- Conversion of mRNA to amino acids
Storage Units
- mRNA --> Peptide
- Ribonucleotide --> Amino Acid
3 Nucleotides
1 Codon: 1 Amino Acid
Feactures of Genetic Code
1.) Written in linear form
2.) Coded in triplets
3.) Unambiguous (1 codon: 1 amino acid)
4.) Degenerate (1 amino acid can be coded for by more than one codon)
5.) Specific start (AUG) and stop (UAA, UGA, UAG) codons
6.) Commaless (no pauses)
7.) Non-overlapping
8.) Universal
3 Main Players in Translation
1.) Ribosome (rRNA and proteins)- construction site
2.) Transfer RNA (tRNA)- delivery system
3.) Messenger RNA (mRNA)- message
Steps in Translation
1.) tRNA Charging
2.) Initiation
3.) Elongation
4.) Termination
- Delivers amino acids one by one to the growing peptide chain at the ribosome
- Clover leaf structure
Anticodon Loop
- Structure on tRNA
- Complementary to codon
Acceptor Site
- Structure found on the 3' end of tRNA
- Site where amino accids attach
tRNA Charging
- tRNA molecules are linked with Amino Acid
Aminoacyl Synthetase
- Directs the charging of each tRNA
Ribosome (SITE)
- Consists of Ribosomal RNA and ribosomal proteins
- Large and small subunits assosciate to form the ribosome
- The end product of Genes

1 Gene --> 1 mRNA --> 1 Peptide : Amino Acid --> Protein
Peptide Bonds
- Combine 2 amino acids
- Unique for each one of the 20 Amino Acids
1.) Non-polar (Hydrophobic): Repels water
2.) Poplar (hydrophyilic): attracts water
3.) Positively Charged
4.) Negatively Charged
- Technique for separating proteins in a support medium based on size and/or charge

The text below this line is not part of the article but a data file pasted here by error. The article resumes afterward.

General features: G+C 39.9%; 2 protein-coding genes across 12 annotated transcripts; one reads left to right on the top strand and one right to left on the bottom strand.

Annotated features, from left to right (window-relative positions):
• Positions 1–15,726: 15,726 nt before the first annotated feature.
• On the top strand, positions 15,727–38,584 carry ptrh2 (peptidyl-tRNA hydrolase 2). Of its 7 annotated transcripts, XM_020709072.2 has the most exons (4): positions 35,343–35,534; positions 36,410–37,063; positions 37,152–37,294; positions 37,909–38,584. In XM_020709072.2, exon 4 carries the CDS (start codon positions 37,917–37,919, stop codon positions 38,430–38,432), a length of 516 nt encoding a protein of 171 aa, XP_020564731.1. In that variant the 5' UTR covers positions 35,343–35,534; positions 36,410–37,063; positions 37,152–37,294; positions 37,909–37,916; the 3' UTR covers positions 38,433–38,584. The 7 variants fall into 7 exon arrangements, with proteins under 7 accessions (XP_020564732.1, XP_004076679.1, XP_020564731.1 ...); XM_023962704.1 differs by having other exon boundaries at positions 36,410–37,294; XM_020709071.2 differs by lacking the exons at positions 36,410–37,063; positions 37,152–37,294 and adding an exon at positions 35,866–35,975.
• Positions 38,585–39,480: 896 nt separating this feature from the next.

- Separation is achieved by passing an electric field across the medium
Translation Initiation
- Always start with the first AUG you findon the 5' end
P Site
- Petidyl
- Peptide
A site
- Acetyl
- Aceptor
Small Ribosomal Subunit
- Binds to the mRNA at the initiation site
Charged tRNA
- Charged tRNA with the specific anticodon for the start site binds at the triplet in the P site of the small subunit
Peptidyl Transferase
- Peptide bonds that link two amino acids and cause the releas of tRNA at P site
- The end product of genes
- Function is cell shape and integrity
- Structural components of cells
- Everyday housekeeping functions
- Many traits are controlled by the expression of multiple genes
Posttranslational Modification
- N and C- terminus amino acids are removed or modified
- Methyl groups of phosphates are added to particular amino acids
- Carbohydrate side chains be attached
- Chains may be shortened
- Metals may be added
Primary Peptides
- Sequence of amino acids in the peptide
Secondary Peptides
- Configuration in space/ interaction between amino acids
- Alpha helix: spiral chain of amino acids stabilized by H bonds; right handed helix with 3.6 amino acids/turn
- Beta pleated sheets: Single polypeptide chain folded back on itself or several running parallel to each other
Tertiary Peptides
- Conformation; 3D configuration
- Polar hydrophilic groups are onthe surface
- Non-polar hydrophobic groups on the inside
Quarternary Peptides
- Assosciation of multiple peptides
- Applies only to proteins composed of more than one polypetide chain
- Proteins with quarternary structure are colled OLIGOMERIC PROTEINS (hemoglobin)
Summary or proteins
- Protein function is dependent on shape
- Shape is determined by amino acids
- Amino acid composition is determined by nucleotide sequences
- Mutations can alter amino acid composition which can alter function of protein